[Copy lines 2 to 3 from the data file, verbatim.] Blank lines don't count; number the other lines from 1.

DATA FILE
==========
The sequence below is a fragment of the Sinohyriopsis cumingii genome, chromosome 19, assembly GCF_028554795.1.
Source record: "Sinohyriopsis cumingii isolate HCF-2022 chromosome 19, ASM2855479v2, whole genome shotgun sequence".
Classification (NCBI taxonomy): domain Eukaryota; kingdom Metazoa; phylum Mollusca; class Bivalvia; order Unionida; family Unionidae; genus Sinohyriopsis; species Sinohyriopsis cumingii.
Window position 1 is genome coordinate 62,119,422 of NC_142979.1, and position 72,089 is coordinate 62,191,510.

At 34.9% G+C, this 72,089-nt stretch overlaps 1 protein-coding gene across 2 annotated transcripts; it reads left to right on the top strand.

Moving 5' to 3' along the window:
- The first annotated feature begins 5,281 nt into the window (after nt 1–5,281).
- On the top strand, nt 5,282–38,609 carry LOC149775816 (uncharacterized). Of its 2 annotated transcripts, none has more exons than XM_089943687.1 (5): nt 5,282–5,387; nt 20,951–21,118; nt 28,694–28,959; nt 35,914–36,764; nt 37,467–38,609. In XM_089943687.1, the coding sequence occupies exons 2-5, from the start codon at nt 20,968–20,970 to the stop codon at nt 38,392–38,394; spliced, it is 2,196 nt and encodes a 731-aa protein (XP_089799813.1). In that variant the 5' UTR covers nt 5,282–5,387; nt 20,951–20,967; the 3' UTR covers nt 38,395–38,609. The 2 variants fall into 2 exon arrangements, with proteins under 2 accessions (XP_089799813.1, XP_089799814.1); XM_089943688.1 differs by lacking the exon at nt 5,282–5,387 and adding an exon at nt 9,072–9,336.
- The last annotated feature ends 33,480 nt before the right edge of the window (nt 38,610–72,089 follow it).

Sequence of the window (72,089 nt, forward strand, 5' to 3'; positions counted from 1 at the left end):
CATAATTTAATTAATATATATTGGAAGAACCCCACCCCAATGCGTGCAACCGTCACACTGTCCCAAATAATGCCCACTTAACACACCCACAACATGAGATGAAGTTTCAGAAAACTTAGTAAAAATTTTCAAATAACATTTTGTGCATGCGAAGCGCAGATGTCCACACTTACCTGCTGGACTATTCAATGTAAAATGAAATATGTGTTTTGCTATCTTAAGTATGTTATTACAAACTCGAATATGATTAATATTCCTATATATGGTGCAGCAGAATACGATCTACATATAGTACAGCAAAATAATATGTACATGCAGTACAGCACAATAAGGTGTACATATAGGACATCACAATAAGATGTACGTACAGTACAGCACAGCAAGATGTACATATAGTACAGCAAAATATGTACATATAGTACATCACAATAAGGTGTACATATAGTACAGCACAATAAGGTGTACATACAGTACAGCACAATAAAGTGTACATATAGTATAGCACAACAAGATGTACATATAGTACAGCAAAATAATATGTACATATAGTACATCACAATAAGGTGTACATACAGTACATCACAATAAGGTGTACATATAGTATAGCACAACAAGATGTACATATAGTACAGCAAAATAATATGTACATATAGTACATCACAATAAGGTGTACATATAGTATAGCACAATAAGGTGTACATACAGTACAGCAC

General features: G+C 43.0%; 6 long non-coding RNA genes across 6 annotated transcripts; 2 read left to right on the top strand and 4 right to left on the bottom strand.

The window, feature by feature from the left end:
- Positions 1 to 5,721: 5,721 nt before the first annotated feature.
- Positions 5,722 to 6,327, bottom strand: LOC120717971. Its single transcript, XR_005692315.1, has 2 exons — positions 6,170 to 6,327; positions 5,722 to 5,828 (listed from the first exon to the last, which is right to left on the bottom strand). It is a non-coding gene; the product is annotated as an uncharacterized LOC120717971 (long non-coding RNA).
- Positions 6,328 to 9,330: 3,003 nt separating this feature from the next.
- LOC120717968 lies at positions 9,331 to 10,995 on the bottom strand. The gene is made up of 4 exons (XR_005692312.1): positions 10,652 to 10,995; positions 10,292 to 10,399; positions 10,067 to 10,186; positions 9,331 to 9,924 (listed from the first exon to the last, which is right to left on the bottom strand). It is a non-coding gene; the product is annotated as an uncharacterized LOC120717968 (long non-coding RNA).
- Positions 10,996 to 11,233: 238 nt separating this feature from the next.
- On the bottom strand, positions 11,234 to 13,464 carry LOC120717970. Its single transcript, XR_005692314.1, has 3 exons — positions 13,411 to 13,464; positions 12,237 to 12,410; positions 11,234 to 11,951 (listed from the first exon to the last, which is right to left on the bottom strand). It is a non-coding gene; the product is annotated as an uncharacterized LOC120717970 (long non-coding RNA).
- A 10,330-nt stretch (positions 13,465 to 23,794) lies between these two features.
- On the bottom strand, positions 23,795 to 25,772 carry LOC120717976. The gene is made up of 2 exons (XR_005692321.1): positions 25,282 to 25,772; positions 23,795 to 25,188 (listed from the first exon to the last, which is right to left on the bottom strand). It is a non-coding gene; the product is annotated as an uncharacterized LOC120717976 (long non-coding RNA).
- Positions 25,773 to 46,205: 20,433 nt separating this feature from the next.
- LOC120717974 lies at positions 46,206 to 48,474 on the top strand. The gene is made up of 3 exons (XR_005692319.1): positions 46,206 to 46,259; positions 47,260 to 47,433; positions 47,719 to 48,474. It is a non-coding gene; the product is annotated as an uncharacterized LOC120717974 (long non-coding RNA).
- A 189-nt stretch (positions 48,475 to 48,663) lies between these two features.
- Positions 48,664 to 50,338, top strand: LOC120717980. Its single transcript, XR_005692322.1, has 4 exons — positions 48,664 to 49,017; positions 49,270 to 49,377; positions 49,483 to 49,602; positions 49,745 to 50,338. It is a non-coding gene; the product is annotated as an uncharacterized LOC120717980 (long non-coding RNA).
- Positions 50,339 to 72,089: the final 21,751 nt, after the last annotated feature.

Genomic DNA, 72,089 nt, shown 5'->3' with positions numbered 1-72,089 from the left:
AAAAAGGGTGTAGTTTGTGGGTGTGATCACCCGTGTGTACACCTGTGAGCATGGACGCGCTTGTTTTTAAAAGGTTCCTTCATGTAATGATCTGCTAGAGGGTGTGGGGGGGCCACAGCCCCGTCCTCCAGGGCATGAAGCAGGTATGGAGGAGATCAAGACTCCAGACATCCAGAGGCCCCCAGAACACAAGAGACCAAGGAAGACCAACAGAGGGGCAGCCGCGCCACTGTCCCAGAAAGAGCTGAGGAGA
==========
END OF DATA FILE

Source record: "Sinohyriopsis cumingii isolate HCF-2022 chromosome 19, ASM2855479v2, whole genome shotgun sequence".
Classification (NCBI taxonomy): domain Eukaryota; kingdom Metazoa; phylum Mollusca; class Bivalvia; order Unionida; family Unionidae; genus Sinohyriopsis; species Sinohyriopsis cumingii.